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[Opinion] Obama’s Protectionism

Posted June. 03, 2008 03:36,   

한국어

Though the United States seems to be the incarnation of globalization and free trade, it also has a long history of protectionist trade policies. Professor Chang Ha-joon of University of Cambridge explains that the United States is a country whose growth has been nurtured by protectionism. “The United States in the 19th century was not only an iron fortress for protectionist policies but also the birthplace for protectionist thoughts,” he writes in one of his books “Kicking Away the Ladder.” At that time, the United States imposed a tremendous level of tariffs on imported goods as a result of pressure from interest groups and complex political bargaining.

In the 1930s, the United States turned to free trade as the basis for its trade policies, but did not hesitate to return to protectionism when its own interest was at stake. From the 1970s, the Republican Party took on a strong hue of free trade and the Democratic Party of protectionism. Labor unions are an important base of support for Democrats. Exemplary protectionist policies are the trade retaliation, based on Super 301, and the anti-dumping tariff, intended to protect its steel industry. In 1997, under Bill Clinton, the United States Trade Representative (USTR) succeeded in opening up the Korean car market with Super 301.

The day before yesterday, while giving a speech in South Dakota, Barack Obama, the leading presidential candidate for the Democratic Party, said, “While Korea is exporting hundreds of thousands of cars to America, the number of cars America exports to South Korea is less than 5,000.” His expressed negativity on the KORUS FTA followed a letter to President George W. Bush last month urging him not to submit the KORUS FTA for ratification, characterizing the trade agreement as “badly flawed.” Although it does appear to be a strategic comment aimed to win support from the labor unions in the automobile industry, it is also true that a significant portion of the population in the U.S. supports protectionism.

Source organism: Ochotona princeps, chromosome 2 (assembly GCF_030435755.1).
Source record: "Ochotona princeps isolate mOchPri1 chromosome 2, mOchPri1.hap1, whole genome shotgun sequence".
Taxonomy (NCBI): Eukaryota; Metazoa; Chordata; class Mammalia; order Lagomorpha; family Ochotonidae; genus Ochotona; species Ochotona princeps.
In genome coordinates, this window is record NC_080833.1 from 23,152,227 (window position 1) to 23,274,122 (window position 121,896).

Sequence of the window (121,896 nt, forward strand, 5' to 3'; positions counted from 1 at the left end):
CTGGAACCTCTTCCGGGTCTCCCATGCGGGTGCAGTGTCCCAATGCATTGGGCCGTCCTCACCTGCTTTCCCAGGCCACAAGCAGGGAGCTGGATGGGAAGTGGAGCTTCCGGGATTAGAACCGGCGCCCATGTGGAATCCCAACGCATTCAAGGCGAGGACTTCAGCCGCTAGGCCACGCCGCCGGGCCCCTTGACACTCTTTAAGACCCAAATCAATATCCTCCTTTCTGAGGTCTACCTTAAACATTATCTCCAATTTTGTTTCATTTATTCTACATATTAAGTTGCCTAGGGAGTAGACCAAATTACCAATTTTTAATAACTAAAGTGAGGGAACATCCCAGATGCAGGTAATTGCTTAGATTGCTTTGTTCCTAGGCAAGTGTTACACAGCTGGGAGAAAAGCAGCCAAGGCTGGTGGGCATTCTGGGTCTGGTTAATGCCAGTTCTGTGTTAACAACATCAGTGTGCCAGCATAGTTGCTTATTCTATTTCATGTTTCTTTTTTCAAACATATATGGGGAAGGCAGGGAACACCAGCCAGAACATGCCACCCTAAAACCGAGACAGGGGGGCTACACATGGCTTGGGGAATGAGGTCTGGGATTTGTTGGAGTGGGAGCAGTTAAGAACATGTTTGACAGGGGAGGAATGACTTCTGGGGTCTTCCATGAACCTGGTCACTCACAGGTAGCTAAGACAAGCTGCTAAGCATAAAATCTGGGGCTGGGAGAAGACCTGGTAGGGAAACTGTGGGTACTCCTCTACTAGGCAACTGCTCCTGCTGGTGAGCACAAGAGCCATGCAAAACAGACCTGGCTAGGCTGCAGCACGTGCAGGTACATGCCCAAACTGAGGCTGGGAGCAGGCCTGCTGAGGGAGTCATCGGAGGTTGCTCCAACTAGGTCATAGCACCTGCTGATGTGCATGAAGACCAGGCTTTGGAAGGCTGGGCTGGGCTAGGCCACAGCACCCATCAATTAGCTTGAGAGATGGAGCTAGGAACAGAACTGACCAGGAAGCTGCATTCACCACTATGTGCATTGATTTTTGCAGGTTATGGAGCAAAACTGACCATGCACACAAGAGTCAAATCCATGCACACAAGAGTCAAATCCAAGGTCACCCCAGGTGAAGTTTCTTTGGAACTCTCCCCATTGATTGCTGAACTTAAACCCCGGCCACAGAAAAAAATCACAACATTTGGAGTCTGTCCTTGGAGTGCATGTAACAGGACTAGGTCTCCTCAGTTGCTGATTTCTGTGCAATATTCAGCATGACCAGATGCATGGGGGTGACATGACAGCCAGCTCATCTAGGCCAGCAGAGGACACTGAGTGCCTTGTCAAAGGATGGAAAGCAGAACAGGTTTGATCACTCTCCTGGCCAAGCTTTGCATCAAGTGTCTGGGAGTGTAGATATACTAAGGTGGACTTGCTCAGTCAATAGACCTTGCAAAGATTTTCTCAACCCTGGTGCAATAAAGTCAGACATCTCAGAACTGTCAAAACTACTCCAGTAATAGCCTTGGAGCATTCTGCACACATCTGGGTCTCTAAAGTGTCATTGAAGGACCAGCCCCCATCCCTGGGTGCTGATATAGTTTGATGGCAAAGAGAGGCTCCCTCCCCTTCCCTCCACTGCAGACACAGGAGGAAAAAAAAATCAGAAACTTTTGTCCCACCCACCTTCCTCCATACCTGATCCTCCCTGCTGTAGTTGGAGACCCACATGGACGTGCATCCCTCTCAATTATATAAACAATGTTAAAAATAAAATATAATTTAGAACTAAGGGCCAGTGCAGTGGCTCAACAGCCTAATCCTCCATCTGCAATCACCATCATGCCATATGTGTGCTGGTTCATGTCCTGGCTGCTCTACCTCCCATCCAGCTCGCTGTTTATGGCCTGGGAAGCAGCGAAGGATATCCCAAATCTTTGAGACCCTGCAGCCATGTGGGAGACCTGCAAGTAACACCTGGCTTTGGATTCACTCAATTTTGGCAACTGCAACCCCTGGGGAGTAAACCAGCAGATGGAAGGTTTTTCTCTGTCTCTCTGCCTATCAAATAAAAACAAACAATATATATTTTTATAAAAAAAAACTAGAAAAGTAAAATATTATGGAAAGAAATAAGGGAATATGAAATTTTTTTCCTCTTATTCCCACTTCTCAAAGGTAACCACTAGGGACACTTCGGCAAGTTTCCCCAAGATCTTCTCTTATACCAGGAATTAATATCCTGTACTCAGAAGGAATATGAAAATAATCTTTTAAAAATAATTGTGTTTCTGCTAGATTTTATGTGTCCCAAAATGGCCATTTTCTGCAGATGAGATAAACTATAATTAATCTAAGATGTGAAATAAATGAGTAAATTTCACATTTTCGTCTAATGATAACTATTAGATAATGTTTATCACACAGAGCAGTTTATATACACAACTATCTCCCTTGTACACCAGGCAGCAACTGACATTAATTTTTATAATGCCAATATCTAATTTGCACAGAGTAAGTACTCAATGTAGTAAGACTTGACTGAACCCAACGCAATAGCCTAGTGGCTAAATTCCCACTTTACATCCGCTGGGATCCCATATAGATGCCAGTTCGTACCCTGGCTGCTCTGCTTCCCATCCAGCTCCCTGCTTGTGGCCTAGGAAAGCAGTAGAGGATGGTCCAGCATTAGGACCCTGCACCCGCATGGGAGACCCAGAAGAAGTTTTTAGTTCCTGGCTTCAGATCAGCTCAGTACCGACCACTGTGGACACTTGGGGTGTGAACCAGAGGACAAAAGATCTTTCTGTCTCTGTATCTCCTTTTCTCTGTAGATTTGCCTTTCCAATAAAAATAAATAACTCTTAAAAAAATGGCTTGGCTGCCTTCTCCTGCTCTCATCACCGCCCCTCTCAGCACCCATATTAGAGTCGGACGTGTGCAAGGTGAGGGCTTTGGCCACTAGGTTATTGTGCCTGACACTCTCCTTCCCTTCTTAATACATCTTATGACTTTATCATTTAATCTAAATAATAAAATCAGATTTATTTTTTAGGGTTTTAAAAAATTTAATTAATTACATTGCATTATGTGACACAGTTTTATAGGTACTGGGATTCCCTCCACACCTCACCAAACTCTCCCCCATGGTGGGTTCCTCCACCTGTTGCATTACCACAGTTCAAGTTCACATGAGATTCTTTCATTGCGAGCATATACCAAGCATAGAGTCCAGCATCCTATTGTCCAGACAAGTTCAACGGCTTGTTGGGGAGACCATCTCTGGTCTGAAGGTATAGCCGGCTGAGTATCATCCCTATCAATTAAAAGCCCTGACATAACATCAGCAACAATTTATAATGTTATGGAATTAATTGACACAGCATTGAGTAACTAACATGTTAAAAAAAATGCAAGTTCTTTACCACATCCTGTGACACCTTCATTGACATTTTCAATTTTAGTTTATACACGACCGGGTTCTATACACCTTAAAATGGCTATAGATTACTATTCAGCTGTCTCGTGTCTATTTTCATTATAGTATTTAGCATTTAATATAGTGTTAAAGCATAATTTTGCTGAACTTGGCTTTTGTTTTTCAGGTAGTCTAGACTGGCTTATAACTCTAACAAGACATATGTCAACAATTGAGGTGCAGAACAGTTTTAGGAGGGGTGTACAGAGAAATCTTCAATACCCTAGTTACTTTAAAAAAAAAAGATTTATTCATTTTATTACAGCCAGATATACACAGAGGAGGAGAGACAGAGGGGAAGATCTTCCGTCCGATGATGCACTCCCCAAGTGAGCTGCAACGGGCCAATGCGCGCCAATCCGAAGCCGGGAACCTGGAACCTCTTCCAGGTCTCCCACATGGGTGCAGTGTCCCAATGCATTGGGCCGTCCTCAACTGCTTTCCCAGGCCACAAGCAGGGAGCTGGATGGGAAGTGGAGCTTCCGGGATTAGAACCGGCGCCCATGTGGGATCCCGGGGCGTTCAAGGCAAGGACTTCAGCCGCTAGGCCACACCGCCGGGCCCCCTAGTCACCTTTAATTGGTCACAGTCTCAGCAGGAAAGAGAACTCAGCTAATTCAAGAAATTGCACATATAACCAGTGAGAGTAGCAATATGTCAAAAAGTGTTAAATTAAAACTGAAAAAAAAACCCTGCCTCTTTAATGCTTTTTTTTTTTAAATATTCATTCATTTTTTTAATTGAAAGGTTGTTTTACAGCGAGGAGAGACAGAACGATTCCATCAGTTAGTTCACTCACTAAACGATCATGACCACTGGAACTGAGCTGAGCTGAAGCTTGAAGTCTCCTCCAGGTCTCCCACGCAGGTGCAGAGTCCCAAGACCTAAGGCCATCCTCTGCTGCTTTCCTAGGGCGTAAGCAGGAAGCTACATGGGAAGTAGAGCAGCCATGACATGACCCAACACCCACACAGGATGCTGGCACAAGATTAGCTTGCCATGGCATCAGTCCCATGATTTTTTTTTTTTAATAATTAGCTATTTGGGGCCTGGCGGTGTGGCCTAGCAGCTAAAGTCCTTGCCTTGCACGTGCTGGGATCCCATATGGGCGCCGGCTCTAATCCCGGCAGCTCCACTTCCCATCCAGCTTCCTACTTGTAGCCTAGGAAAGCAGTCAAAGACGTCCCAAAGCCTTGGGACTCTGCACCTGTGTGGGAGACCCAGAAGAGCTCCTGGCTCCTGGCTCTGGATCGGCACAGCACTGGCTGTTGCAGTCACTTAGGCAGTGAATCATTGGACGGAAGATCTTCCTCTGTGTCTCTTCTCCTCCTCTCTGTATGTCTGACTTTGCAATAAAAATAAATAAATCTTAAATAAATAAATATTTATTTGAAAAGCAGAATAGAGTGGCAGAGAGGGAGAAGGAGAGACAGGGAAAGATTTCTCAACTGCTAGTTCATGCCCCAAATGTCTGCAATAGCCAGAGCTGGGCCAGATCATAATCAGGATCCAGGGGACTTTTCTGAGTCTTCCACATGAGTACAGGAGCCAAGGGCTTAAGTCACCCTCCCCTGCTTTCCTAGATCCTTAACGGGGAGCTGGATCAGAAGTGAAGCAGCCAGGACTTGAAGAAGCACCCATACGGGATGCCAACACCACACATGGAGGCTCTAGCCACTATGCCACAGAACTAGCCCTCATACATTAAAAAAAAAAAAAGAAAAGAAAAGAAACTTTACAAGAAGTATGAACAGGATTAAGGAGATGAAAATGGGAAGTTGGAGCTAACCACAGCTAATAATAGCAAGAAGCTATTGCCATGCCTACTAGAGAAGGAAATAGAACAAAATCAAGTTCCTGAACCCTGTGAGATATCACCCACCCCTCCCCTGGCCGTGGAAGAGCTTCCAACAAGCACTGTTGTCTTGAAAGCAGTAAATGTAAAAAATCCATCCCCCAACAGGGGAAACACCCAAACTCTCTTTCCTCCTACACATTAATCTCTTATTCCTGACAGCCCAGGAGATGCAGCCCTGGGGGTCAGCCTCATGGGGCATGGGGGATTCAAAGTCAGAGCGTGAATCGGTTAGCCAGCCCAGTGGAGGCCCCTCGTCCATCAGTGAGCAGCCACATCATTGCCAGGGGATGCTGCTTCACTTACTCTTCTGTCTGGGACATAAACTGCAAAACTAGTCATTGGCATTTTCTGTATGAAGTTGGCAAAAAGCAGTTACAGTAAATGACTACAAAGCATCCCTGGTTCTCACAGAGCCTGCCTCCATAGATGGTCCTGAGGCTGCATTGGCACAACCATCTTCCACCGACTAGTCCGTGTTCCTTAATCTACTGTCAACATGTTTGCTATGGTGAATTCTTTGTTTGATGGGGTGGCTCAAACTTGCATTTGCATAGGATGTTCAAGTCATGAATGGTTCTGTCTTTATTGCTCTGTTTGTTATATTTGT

In a report publicized last month, the Federation of Korean Industries expressed concern that policies that reinforce Trade Adjustment Assistance, protecting U.S. industries and trade-protectionism, are anticipated in the event that the Democratic Party wins the presidential election. This should strengthen protection of the steel, textile, and other industries in which the United States is losing competitiveness, the organization noted. The Korean economy will be hard hit when the U.S., the biggest market in the world, implements protectionist policies on Korean products, such as automobiles, ships, semi-conductors, and consumer electronics. U.S. protectionism might be beneficial for its workers, but not for the economy as a whole. Korea should also avoid actions that can stimulate protectionism in the United States when negotiating trade.